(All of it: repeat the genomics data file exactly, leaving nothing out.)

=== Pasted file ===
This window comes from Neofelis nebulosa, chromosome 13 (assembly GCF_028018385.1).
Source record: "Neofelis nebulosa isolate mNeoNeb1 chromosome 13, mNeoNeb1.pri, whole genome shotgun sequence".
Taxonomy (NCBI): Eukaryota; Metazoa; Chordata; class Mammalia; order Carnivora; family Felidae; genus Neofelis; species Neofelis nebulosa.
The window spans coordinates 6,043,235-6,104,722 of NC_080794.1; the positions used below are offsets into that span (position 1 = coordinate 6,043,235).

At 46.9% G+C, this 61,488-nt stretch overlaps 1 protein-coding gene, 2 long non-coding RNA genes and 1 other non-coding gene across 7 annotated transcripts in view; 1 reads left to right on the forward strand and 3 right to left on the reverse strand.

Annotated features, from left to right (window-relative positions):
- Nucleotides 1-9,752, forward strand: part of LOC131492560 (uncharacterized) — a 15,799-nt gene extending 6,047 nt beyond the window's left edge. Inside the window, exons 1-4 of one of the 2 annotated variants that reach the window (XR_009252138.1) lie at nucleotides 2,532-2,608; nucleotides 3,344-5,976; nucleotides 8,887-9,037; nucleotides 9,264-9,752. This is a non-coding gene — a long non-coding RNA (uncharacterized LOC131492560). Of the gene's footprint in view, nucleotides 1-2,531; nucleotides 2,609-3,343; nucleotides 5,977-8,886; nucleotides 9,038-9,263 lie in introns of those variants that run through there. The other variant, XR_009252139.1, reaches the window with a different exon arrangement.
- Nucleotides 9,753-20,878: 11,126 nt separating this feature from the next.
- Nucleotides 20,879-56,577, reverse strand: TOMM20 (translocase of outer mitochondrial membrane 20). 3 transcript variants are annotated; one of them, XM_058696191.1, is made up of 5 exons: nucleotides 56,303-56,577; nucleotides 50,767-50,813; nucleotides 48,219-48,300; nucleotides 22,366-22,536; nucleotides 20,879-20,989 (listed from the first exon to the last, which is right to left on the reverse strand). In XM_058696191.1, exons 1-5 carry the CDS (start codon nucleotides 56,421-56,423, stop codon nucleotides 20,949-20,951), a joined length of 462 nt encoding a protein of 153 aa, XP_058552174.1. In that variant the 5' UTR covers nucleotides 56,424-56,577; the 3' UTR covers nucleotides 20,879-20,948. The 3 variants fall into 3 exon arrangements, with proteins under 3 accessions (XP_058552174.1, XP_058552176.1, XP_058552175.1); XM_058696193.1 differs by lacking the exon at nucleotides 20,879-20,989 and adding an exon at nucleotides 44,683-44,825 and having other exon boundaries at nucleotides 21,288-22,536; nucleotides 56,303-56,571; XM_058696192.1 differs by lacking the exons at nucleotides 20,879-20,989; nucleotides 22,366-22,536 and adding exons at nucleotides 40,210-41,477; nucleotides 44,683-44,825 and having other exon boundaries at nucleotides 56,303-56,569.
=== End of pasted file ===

This window comes from Neofelis nebulosa, chromosome 13 (assembly GCF_028018385.1).
Source record: "Neofelis nebulosa isolate mNeoNeb1 chromosome 13, mNeoNeb1.pri, whole genome shotgun sequence".
Taxonomy (NCBI): Eukaryota; Metazoa; Chordata; class Mammalia; order Carnivora; family Felidae; genus Neofelis; species Neofelis nebulosa.
The window spans coordinates 6,043,235-6,104,722 of NC_080794.1; the positions used below are offsets into that span (position 1 = coordinate 6,043,235).

At 46.9% G+C, this 61,488-nt stretch overlaps 1 protein-coding gene, 2 long non-coding RNA genes and 1 other non-coding gene across 7 annotated transcripts in view; 1 reads left to right on the forward strand and 3 right to left on the reverse strand.

Annotated features, from left to right (window-relative positions):
- Nucleotides 1-9,752, forward strand: part of LOC131492560 (uncharacterized) — a 15,799-nt gene extending 6,047 nt beyond the window's left edge. Inside the window, exons 1-4 of one of the 2 annotated variants that reach the window (XR_009252138.1) lie at nucleotides 2,532-2,608; nucleotides 3,344-5,976; nucleotides 8,887-9,037; nucleotides 9,264-9,752. This is a non-coding gene — a long non-coding RNA (uncharacterized LOC131492560). Of the gene's footprint in view, nucleotides 1-2,531; nucleotides 2,609-3,343; nucleotides 5,977-8,886; nucleotides 9,038-9,263 lie in introns of those variants that run through there. The other variant, XR_009252139.1, reaches the window with a different exon arrangement.
- Nucleotides 9,753-20,878: 11,126 nt separating this feature from the next.
- Nucleotides 20,879-56,577, reverse strand: TOMM20 (translocase of outer mitochondrial membrane 20). 3 transcript variants are annotated; one of them, XM_058696191.1, is made up of 5 exons: nucleotides 56,303-56,577; nucleotides 50,767-50,813; nucleotides 48,219-48,300; nucleotides 22,366-22,536; nucleotides 20,879-20,989 (listed from the first exon to the last, which is right to left on the reverse strand). In XM_058696191.1, exons 1-5 carry the CDS (start codon nucleotides 56,421-56,423, stop codon nucleotides 20,949-20,951), a joined length of 462 nt encoding a protein of 153 aa, XP_058552174.1. In that variant the 5' UTR covers nucleotides 56,424-56,577; the 3' UTR covers nucleotides 20,879-20,948. The 3 variants fall into 3 exon arrangements, with proteins under 3 accessions (XP_058552174.1, XP_058552176.1, XP_058552175.1); XM_058696193.1 differs by lacking the exon at nucleotides 20,879-20,989 and adding an exon at nucleotides 44,683-44,825 and having other exon boundaries at nucleotides 21,288-22,536; nucleotides 56,303-56,571; XM_058696192.1 differs by lacking the exons at nucleotides 20,879-20,989; nucleotides 22,366-22,536 and adding exons at nucleotides 40,210-41,477; nucleotides 44,683-44,825 and having other exon boundaries at nucleotides 56,303-56,569.